(The Center Square) — It is a fact that Democrats swept the Virginia General Assembly. But how much to celebrate? That’s where pundits differ.
To Martin Cohen, professor of political science at James Madison University, Democrats exceeded expectations on Tuesday.
“My view is that no change in control of the two houses would have been seen as a success for Dems and a disappointment for Republicans in light of the mood of the country,” Cohen told The Center Square. “Of course, the Democrats exceeded that outcome.”
While Professor of Political Science at George Washington University Chris Warshaw thinks Democrats can certainly be happy with their win, he doesn’t see it the same way Cohen does — in fact, Democrats merely “eeked out a win” from his perspective.
“This is a state that, at a statewide level, Biden won by a pretty large margin,” Warshaw told The Center Square. “The Democratic state legislative candidates underperformed Biden by somewhere between five and eight points in terms of two-party margin…. So, if you look at it through that lens, it’s not quite as promising for Democrats.”
Democrats kept the Senate but lost a seat on Tuesday. They entered the election with a 22-18 majority but left with a 21-19 edge.
They flipped the lower chamber from a 52-48 Republican-led House of Delegates to a 51-48 Democrat majority, with one race still undecided but leaning Republican.
Several districts were unpredictable heading into Tuesday. The nonprofit Virginia Public Access Project labeled them “competitive” because their voters had shown support for both Republican and Democratic candidates in the past. Republicans did win the majority of those districts in the Senate (three of the four) and at least half in the House – (potentially four if the undecided race goes their way) – but they were unable to push into any Democratic-leaning districts, of which there were slightly more, to begin with.
Measuring Democrats’ performance in 2023 by Biden’s in 2020 might be the wrong litmus test, however, and may yield an underappreciation of what Democrats accomplished this year, according to Cohen.
“I would say that a lot has happened since Biden’s win in 2020, including the Republicans sweeping all three statewide offices in 2021. The momentum seemed to be in [Republicans’] favor going into Tuesday.
Youngkin was on the offensive and had great expectations which weren’t met,” Cohen said. “The phrase ‘a win is a win’ comes to mind here.”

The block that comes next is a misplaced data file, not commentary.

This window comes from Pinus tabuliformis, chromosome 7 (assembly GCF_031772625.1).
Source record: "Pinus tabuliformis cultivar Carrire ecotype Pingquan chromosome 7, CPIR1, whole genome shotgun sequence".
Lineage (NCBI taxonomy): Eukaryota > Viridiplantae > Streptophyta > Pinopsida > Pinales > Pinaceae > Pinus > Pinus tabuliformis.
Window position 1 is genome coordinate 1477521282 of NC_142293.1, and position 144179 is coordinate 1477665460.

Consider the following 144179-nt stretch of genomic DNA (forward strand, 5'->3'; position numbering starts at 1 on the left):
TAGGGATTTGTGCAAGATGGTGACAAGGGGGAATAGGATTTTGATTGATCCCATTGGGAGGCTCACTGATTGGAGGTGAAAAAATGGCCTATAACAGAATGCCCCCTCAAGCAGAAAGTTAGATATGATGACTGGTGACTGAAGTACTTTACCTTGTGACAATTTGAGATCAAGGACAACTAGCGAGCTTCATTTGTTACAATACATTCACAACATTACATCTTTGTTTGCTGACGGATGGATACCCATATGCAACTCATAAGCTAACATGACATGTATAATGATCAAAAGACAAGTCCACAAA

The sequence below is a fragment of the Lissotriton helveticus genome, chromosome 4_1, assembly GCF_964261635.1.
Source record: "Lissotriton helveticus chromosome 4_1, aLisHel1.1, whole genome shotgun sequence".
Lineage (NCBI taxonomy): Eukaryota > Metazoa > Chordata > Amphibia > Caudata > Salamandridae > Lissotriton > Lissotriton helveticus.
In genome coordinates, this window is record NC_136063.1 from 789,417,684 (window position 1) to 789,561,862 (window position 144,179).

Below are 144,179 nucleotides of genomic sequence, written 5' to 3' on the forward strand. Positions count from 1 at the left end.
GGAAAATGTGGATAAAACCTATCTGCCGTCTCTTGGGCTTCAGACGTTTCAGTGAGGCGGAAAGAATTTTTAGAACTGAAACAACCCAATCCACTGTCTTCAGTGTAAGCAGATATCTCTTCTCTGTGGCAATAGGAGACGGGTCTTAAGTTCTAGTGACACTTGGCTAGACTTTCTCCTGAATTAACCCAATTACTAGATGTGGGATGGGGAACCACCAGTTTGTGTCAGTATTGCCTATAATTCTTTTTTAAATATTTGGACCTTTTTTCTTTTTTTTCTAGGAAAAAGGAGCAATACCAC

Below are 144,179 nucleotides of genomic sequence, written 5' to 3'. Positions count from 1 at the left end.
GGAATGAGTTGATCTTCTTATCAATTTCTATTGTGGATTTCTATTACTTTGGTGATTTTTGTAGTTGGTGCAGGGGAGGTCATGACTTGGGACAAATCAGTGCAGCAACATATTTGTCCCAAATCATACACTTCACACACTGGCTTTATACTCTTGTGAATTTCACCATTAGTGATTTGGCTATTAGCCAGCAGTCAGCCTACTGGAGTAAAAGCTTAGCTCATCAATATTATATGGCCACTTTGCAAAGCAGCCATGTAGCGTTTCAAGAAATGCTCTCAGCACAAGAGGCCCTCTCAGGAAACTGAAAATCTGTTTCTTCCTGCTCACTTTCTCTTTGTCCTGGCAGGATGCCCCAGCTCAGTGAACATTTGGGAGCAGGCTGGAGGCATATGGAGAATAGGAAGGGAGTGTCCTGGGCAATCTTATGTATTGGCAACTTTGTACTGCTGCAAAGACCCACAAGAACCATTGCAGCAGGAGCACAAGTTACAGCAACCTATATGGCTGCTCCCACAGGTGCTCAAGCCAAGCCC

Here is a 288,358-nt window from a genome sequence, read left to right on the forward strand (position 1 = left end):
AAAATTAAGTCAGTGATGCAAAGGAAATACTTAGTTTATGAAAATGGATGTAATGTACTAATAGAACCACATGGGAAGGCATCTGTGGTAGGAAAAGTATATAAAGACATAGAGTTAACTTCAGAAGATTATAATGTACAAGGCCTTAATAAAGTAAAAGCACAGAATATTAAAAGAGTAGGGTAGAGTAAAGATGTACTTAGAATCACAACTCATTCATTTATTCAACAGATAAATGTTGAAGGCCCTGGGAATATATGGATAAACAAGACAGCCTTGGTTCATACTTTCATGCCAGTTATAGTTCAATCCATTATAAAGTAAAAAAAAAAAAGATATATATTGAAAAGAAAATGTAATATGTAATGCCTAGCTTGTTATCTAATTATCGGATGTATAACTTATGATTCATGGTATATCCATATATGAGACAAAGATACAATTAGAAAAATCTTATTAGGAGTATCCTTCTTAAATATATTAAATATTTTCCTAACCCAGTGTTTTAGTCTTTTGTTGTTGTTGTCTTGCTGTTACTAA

Nonetheless, both Cohen and Warshaw agree that Virginia truly is a purple state with an electorate that’s split nearly 50-50 – with “maybe a slight lean” toward the Democratic side. Warshaw credits the commonwealth’s 2021 redistricting for accurately capturing the dichotomy.
“Virginia has an unusually fair state legislative map – certainly relative to previous years, even relative to the rest of the country,” Warshaw said. “It’s a positive development, I think, that there’s a very fair translation of the votes to seats in Virginia in a way that there really wasn’t before the recent reforms.”
“This is a state that’s a little bit to the left of the national average, but it’s certainly a state that either party can win depending on how the national tides look,” Warshaw later added.
But if Republicans look to achieve gains in the commonwealth in the near future, they will have to change their tactics some, according to University of Mary Washington Professor of Political Science and International Affairs Stephen Farnsworth.
“The bottom line of Tuesday’s results in Virginia is that Republicans still need to come up with a way to talk about abortion that can limit the political fallout the party faces over the reversal of Roe v. Wade. Democrats talked about abortion more than anything during the campaign, and that topic was a winner for them, particularly in the suburbs where elections are won and lost in Virginia,” Farnsworth told The Center Square.
Gov. Glenn Youngkin will now have an uphill battle for his remaining two years as governor, as the Democratic majority in the House and Senate will severely stymie anything he hopes to accomplish legislatively.
“Youngkin will face gridlock for the next two years. He may now want to offer cooperation with Democratic lawmakers,” Farnsworth said, “But the time to have done that was two years ago.”
The outcome may have also quelled enthusiasm for a future presidential run for Youngkin as a candidate that can win the support of both parties.